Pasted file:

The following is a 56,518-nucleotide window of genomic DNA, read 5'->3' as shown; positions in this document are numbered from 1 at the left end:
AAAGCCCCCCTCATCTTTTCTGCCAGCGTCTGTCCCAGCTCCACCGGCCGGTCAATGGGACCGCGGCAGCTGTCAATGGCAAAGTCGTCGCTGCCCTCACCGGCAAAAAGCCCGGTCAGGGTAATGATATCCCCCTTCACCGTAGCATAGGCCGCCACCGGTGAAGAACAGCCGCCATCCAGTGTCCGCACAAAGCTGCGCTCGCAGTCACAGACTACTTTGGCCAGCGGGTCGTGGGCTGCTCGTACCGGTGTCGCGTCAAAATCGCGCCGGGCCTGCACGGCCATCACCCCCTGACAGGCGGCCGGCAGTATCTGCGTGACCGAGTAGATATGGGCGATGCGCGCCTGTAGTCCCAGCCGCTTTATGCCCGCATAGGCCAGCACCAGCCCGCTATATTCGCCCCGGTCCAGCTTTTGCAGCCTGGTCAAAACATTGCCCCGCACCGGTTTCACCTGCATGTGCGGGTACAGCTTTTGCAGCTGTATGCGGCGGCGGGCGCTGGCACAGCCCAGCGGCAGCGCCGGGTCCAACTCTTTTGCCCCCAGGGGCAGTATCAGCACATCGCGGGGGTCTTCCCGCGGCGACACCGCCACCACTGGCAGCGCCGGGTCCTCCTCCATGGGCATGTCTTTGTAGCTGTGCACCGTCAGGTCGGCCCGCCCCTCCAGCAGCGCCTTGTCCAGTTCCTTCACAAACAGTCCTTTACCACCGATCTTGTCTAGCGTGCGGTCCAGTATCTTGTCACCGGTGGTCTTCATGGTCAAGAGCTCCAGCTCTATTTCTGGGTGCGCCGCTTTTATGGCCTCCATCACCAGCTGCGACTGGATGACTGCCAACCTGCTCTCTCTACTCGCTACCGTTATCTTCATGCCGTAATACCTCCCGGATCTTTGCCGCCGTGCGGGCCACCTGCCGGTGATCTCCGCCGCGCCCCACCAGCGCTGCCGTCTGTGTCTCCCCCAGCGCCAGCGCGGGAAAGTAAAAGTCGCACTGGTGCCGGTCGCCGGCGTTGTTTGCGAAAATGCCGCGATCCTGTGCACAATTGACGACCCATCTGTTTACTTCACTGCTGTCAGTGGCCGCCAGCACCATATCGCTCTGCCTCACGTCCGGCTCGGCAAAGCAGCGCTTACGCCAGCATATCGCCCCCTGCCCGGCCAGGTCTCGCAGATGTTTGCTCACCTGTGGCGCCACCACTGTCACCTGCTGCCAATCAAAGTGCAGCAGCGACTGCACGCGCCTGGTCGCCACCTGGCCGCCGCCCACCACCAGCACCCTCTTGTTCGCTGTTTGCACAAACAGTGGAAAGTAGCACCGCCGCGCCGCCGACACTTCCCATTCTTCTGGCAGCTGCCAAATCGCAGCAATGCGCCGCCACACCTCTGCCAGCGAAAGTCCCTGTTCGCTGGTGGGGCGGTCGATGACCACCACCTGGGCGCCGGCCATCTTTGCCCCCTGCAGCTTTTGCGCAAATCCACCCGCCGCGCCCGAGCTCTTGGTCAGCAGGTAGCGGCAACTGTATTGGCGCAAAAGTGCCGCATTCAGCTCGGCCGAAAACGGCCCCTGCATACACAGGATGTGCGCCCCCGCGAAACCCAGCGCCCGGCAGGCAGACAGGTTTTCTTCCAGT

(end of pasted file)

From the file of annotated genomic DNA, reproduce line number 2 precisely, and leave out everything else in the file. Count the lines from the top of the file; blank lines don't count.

AAAGCCCCCCTCATCTTTTCTGCCAGCGTCTGTCCCAGCTCCACCGGCCGGTCAATGGGACCGCGGCAGCTGTCAATGGCAAAGTCGTCGCTGCCCTCACCGGCAAAAAGCCCGGTCAGGGTAATGATATCCCCCTTCACCGTAGCATAGGCCGCCACCGGTGAAGAACAGCCGCCATCCAGTGTCCGCACAAAGCTGCGCTCGCAGTCACAGACTACTTTGGCCAGCGGGTCGTGGGCTGCTCGTACCGGTGTCGCGTCAAAATCGCGCCGGGCCTGCACGGCCATCACCCCCTGACAGGCGGCCGGCAGTATCTGCGTGACCGAGTAGATATGGGCGATGCGCGCCTGTAGTCCCAGCCGCTTTATGCCCGCATAGGCCAGCACCAGCCCGCTATATTCGCCCCGGTCCAGCTTTTGCAGCCTGGTCAAAACATTGCCCCGCACCGGTTTCACCTGCATGTGCGGGTACAGCTTTTGCAGCTGTATGCGGCGGCGGGCGCTGGCACAGCCCAGCGGCAGCGCCGGGTCCAACTCTTTTGCCCCCAGGGGCAGTATCAGCACATCGCGGGGGTCTTCCCGCGGCGACACCGCCACCACTGGCAGCGCCGGGTCCTCCTCCATGGGCATGTCTTTGTAGCTGTGCACCGTCAGGTCGGCCCGCCCCTCCAGCAGCGCCTTGTCCAGTTCCTTCACAAACAGTCCTTTACCACCGATCTTGTCTAGCGTGCGGTCCAGTATCTTGTCACCGGTGGTCTTCATGGTCAAGAGCTCCAGCTCTATTTCTGGGTGCGCCGCTTTTATGGCCTCCATCACCAGCTGCGACTGGATGACTGCCAACCTGCTCTCTCTACTCGCTACCGTTATCTTCATGCCGTAATACCTCCCGGATCTTTGCCGCCGTGCGGGCCACCTGCCGGTGATCTCCGCCGCGCCCCACCAGCGCTGCCGTCTGTGTCTCCCCCAGCGCCAGCGCGGGAAAGTAAAAGTCGCACTGGTGCCGGTCGCCGGCGTTGTTTGCGAAAATGCCGCGATCCTGTGCACAATTGACGACCCATCTGTTTACTTCACTGCTGTCAGTGGCCGCCAGCACCATATCGCTCTGCCTCACGTCCGGCTCGGCAAAGCAGCGCTTACGCCAGCATATCGCCCCCTGCCCGGCCAGGTCTCGCAGATGTTTGCTCACCTGTGGCGCCACCACTGTCACCTGCTGCCAATCAAAGTGCAGCAGCGACTGCACGCGCCTGGTCGCCACCTGGCCGCCGCCCACCACCAGCACCCTCTTGTTCGCTGTTTGCACAAACAGTGGAAAGTAGCACCGCCGCGCCGCCGACACTTCCCATTCTTCTGGCAGCTGCCAAATCGCAGCAATGCGCCGCCACACCTCTGCCAGCGAAAGTCCCTGTTCGCTGGTGGGGCGGTCGATGACCACCACCTGGGCGCCGGCCATCTTTGCCCCCTGCAGCTTTTGCGCAAATCCACCCGCCGCGCCCGAGCTCTTGGTCAGCAGGTAGCGGCAACTGTATTGGCGCAAAAGTGCCGCATTCAGCTCGGCCGAAAACGGCCCCTGCATACACAGGATGTGCGCCCCCGCGAAACCCAGCGCCCGGCAGGCAGACAGGTTTTCTTCCAGT